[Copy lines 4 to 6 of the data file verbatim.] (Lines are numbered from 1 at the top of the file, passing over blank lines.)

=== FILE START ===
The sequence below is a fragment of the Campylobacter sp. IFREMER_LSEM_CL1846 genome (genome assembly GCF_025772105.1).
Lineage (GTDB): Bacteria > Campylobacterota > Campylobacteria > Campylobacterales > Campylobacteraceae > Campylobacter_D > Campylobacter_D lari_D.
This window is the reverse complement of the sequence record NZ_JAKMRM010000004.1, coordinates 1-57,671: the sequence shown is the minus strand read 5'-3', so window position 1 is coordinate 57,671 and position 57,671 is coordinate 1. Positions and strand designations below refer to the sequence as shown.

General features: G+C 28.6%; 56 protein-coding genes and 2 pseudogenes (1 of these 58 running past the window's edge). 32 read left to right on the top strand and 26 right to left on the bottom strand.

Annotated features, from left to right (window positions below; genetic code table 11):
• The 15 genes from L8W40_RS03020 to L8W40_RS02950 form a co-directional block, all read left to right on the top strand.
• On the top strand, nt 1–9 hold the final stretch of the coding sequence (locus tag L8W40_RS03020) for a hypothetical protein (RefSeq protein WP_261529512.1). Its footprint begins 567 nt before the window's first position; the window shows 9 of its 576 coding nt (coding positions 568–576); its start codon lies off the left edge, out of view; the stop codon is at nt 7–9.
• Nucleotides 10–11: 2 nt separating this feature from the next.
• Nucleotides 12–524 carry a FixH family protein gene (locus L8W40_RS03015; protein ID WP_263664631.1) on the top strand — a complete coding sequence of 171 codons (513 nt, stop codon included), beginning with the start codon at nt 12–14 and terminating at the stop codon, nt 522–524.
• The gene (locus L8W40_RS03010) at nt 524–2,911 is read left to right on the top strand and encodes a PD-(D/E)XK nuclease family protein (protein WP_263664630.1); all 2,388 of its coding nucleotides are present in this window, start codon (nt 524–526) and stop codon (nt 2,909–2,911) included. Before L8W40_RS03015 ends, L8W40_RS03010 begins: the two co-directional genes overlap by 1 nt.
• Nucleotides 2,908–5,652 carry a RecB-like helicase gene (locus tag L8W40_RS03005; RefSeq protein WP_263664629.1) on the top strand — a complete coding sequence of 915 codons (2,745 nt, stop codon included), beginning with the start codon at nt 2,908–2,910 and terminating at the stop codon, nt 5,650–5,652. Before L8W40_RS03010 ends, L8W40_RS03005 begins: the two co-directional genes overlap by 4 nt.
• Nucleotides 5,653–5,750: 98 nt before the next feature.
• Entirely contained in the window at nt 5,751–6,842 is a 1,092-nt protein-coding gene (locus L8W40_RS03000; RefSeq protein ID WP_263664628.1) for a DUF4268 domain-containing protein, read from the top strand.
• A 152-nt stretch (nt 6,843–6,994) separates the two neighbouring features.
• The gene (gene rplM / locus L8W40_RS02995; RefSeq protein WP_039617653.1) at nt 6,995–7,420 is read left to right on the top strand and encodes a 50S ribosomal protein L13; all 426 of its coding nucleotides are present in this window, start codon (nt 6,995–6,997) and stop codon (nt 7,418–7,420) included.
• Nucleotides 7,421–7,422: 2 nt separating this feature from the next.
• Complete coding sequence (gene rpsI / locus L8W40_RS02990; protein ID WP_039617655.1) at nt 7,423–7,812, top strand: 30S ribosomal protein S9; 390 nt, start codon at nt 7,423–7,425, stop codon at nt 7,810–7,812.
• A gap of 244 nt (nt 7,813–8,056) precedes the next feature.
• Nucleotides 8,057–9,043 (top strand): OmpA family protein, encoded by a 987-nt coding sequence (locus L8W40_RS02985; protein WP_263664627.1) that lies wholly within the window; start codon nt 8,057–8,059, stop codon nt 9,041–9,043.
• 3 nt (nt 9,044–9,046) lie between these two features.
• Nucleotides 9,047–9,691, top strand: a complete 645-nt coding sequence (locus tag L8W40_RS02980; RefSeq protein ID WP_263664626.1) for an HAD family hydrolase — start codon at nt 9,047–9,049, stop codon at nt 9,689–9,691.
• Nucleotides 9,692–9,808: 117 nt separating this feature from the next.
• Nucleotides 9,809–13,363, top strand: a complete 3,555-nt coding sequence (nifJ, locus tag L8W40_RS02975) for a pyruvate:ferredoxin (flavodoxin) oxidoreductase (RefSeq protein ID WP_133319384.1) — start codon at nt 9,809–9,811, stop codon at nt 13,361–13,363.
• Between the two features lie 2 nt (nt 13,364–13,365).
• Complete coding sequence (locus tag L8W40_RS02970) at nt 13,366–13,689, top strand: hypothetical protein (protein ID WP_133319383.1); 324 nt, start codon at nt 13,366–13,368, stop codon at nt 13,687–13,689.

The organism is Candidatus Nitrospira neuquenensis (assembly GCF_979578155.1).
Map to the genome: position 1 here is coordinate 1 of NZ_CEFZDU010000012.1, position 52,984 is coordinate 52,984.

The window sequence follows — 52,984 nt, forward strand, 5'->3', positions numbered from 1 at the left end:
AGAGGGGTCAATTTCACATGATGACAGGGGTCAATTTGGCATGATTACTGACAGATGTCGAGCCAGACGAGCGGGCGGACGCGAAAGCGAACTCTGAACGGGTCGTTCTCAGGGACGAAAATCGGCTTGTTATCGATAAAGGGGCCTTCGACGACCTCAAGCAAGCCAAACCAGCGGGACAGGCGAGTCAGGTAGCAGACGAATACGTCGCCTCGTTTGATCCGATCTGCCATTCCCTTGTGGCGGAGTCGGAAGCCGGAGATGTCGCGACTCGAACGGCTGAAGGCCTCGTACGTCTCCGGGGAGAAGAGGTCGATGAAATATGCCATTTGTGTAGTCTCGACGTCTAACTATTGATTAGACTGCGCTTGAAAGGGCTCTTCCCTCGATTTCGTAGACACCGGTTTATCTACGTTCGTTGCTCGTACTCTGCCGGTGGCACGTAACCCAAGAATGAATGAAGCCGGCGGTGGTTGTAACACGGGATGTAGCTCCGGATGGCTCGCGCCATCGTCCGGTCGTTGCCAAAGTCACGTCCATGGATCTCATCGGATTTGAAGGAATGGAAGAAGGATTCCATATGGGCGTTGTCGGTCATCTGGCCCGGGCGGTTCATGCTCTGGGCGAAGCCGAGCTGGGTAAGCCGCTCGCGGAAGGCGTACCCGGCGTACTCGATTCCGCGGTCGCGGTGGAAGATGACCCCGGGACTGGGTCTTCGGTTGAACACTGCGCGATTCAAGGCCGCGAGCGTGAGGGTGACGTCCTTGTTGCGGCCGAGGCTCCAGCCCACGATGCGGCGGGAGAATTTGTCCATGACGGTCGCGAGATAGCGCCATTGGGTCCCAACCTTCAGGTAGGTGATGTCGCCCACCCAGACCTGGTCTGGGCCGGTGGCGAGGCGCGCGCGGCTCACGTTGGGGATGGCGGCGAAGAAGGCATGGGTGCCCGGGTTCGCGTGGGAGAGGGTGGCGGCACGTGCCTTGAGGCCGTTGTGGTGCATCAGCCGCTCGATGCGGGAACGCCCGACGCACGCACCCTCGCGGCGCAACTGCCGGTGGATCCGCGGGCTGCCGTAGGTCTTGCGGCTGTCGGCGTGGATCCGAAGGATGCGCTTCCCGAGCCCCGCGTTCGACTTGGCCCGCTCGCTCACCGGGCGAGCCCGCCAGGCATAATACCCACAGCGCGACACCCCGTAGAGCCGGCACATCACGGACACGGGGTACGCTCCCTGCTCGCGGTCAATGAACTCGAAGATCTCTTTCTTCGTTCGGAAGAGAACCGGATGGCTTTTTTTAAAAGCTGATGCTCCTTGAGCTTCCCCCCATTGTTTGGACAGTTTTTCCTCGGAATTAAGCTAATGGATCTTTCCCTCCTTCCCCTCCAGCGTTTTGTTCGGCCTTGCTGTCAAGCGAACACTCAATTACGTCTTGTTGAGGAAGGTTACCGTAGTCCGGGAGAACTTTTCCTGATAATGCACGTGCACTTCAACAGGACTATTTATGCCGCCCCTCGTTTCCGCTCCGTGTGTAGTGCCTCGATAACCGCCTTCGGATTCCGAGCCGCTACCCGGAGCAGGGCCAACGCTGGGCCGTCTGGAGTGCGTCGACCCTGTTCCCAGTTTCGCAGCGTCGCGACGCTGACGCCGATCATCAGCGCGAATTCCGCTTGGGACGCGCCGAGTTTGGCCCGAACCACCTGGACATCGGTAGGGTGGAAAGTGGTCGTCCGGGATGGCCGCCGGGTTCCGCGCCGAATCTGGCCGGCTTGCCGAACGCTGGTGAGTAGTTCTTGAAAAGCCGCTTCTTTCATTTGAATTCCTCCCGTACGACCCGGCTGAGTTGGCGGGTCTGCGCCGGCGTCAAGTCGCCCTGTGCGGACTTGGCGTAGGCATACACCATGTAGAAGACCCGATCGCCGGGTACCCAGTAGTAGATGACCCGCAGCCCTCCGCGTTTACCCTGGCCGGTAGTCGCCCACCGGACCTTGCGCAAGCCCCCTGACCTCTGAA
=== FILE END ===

General features: G+C 28.6%; 56 protein-coding genes and 2 pseudogenes (1 of these 58 running past the window's edge). 32 read left to right on the top strand and 26 right to left on the bottom strand.

Annotated features, from left to right (window positions below; genetic code table 11):
• The 15 genes from L8W40_RS03020 to L8W40_RS02950 form a co-directional block, all read left to right on the top strand.